2531 Cambridge

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2531 Cambridge
Discovery [1]
Discovered byE. Bowell
Discovery siteAnderson Mesa Stn.
Discovery date11 June 1980
MPC designation(2531) Cambridge
Named after
Cambridge (UK) and Cambridge, MA (USA)[2]
1980 LD · 1931 AP
1942 EQ · 1952 BG
1963 FK · 1963 HD
1971 VY · 1974 KH
A916 FE
main-belt · (outer)
Orbital characteristics[1]
Epoch 4 September 2017 (JD 2458000.5)
Uncertainty parameter 0
Observation arc86.40 yr (31,557 days)
Aphelion3.1787 AU
Perihelion2.8383 AU
3.0085 AU
5.22 yr (1,906 days)
0° 11m 20.04s / day
Physical characteristics
Mean diameter
19.15±1.9 km[5]
19.15 km (derived)[3]
22.349±0.196 km[6]
22.911±0.130 km[7]
23.44±0.95 km[8]
8.80±0.01 h[9]
12.200±0.0032 h[10]
0.2102 (derived)[3]
S (assumed)[3]
10.712±0.001 (R)[1][3][5][7][8][10]

2531 Cambridge, provisional designation 1980 LD, is a stony Eoan asteroid from the outer regions of the asteroid belt, approximately 20 kilometers in diameter. It was discovered on 11 June 1980, by American astronomer Edward Bowell at Lowell's Anderson Mesa Station in Arizona, United States. The asteroid was named for the Cambridge University.[2]

Classification and orbit[edit]

Cambridge is a member of the Eos family (606),[3][4] the largest asteroid family in the outer main belt consisting of nearly 10,000 known asteroids.[11]:23 It orbits the Sun at a distance of 2.8–3.2 AU once every 5 years and 3 months (1,906 days). Its orbit has an eccentricity of 0.06 and an inclination of 11° with respect to the ecliptic.[1]

It was first identified as A916 FE Simeiz Observatory in 1916. The body's observation arc begins with a precovery taken at Lowell Observatory in 1931, or 49 years prior to its official discovery observation at Anderson Mesa.[2]

Physical characteristics[edit]

Cambridge is an assumed stony S-type asteroid,[3] in line with the overall spectral type for members of the Eos family.[11]:23

Rotation period[edit]

In February 2004, a rotational lightcurve of Cambridge was obtained from photometric observations by French amateur astronomer René Roy. Lightcurve analysis gave a rotation period of 8.80 hours with a brightness variation of 0.21 magnitude (U=2-).[9] In October 2010, observations at the Palomar Transient Factory, California, gave a longer period of 12.200 hours with an amplitude of 0.20 magnitude (U=2).[10]

Diameter and albedo[edit]

According to the surveys carried out by the Infrared Astronomical Satellite IRAS, the Japanese Akari satellite, and NASA's Wide-field Infrared Survey Explorer with its subsequent NEOWISE mission, Cambridge measures between 19.15 and 23.44 kilometers in diameter and its surface has an albedo between 0.147 and 0.2104.[5][6][7][8]

The Collaborative Asteroid Lightcurve Link derives an albedo of 0.2102 and a diameter of 19.15 kilometers with an absolute magnitude of 10.9, identical with the results obtained by IRAS.[3][5]


This minor planet was named after the University of Cambridge in England and the universities in the city of Cambridge, Massachusetts (United States), where the Minor Planet Center (MPC) is located at the Smithsonian Astrophysical Observatory.[2] The approved naming citation was published by the MPC on 8 April 1982 (M.P.C. 6834).[12]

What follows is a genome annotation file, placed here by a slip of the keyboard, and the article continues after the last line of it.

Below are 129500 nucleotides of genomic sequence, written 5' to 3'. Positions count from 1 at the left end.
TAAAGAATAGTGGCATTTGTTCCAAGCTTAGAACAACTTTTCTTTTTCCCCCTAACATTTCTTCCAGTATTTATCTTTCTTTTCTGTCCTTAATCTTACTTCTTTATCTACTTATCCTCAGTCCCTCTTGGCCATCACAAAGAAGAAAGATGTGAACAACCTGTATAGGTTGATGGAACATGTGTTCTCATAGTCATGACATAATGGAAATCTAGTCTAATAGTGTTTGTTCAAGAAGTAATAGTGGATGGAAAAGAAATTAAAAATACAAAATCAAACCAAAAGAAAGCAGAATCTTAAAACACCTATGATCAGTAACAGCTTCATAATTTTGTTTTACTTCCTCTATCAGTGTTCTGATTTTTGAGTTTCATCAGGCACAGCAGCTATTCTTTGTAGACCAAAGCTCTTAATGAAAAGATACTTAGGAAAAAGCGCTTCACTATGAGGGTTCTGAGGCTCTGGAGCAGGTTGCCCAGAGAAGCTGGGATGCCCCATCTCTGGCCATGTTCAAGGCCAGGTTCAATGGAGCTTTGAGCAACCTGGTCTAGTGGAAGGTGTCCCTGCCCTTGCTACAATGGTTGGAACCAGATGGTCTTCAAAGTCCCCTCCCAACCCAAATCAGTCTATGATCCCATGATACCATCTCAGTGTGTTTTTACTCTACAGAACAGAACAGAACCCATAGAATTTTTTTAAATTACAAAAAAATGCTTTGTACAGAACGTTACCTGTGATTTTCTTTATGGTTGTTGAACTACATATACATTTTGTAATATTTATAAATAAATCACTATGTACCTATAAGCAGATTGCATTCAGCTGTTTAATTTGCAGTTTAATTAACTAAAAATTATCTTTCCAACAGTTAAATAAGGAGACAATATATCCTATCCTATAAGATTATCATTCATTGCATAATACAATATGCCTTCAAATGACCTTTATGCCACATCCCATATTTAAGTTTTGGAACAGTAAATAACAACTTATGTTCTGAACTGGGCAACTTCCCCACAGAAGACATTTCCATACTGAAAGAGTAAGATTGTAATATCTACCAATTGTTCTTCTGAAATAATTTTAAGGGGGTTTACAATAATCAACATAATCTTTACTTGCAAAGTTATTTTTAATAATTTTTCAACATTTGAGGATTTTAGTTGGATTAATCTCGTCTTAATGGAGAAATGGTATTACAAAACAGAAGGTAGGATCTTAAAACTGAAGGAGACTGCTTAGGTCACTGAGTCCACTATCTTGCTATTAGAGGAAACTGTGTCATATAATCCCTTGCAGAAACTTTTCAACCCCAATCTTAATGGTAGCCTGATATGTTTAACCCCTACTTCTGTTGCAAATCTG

1. ^ a b c d "JPL Small-Body Database Browser: 2531 Cambridge (1980 LD)" (2017-06-05 last obs.). Jet Propulsion Laboratory. Retrieved 18 June 2017.
  2. ^ a b c d "2531 Cambridge (1980 LD)". Minor Planet Center. Retrieved 18 June 2017.
  3. ^ a b c d e f g h "LCDB Data for (2531) Cambridge". Asteroid Lightcurve Database (LCDB). Retrieved 18 June 2017.
  4. ^ a b "Small Bodies Data Ferret". Nesvorny HCM Asteroid Families V3.0. Retrieved 2 February 2018.
  5. ^ a b c d e Tedesco, E. F.; Noah, P. V.; Noah, M.; Price, S. D. (October 2004). "IRAS Minor Planet Survey V6.0". NASA Planetary Data System. Bibcode:2004PDSS...12.....T. Archived from the original on 2016-06-03. Retrieved 2 February 2018.
  6. ^ a b c Masiero, Joseph R.; Grav, T.; Mainzer, A. K.; Nugent, C. R.; Bauer, J. M.; Stevenson, R.; et al. (August 2014). "Main-belt Asteroids with WISE/NEOWISE: Near-infrared Albedos". The Astrophysical Journal. 791 (2): 11. arXiv:1406.6645. Bibcode:2014ApJ...791..121M. doi:10.1088/0004-637X/791/2/121. Retrieved 18 June 2017.
  7. ^ a b c d Mainzer, A.; Grav, T.; Masiero, J.; Hand, E.; Bauer, J.; Tholen, D.; et al. (November 2011). "NEOWISE Studies of Spectrophotometrically Classified Asteroids: Preliminary Results" (PDF). The Astrophysical Journal. 741 (2): 25. arXiv:1109.6407. Bibcode:2011ApJ...741...90M. doi:10.1088/0004-637X/741/2/90. Retrieved 18 June 2017.
  8. ^ a b c d Usui, Fumihiko; Kuroda, Daisuke; Müller, Thomas G.; Hasegawa, Sunao; Ishiguro, Masateru; Ootsubo, Takafumi; et al. (October 2011). "Asteroid Catalog Using Akari: AKARI/IRC Mid-Infrared Asteroid Survey". Publications of the Astronomical Society of Japan. 63 (5): 1117–1138. Bibcode:2011PASJ...63.1117U. doi:10.1093/pasj/63.5.1117. Retrieved 18 June 2017.
  9. ^ a b Behrend, Raoul. "Asteroids and comets rotation curves – (2531) Cambridge". Geneva Observatory. Retrieved 18 June 2017.
  10. ^ a b c Waszczak, Adam; Chang, Chan-Kao; Ofek, Eran O.; Laher, Russ; Masci, Frank; Levitan, David; et al. (September 2015). "Asteroid Light Curves from the Palomar Transient Factory Survey: Rotation Periods and Phase Functions from Sparse Photometry". The Astronomical Journal. 150 (3): 35. arXiv:1504.04041. Bibcode:2015AJ....150...75W. doi:10.1088/0004-6256/150/3/75. Retrieved 18 June 2017.
  11. ^ a b Nesvorný, D.; Broz, M.; Carruba, V. (December 2014). "Identification and Dynamical Properties of Asteroid Families" (PDF). Asteroids IV: 297–321. arXiv:1502.01628. Bibcode:2015aste.book..297N. doi:10.2458/azu_uapress_9780816532131-ch016. Retrieved 2 February 2018.
  12. ^ "MPC/MPO/MPS Archive". Minor Planet Center. Retrieved 18 June 2017.

External links[edit]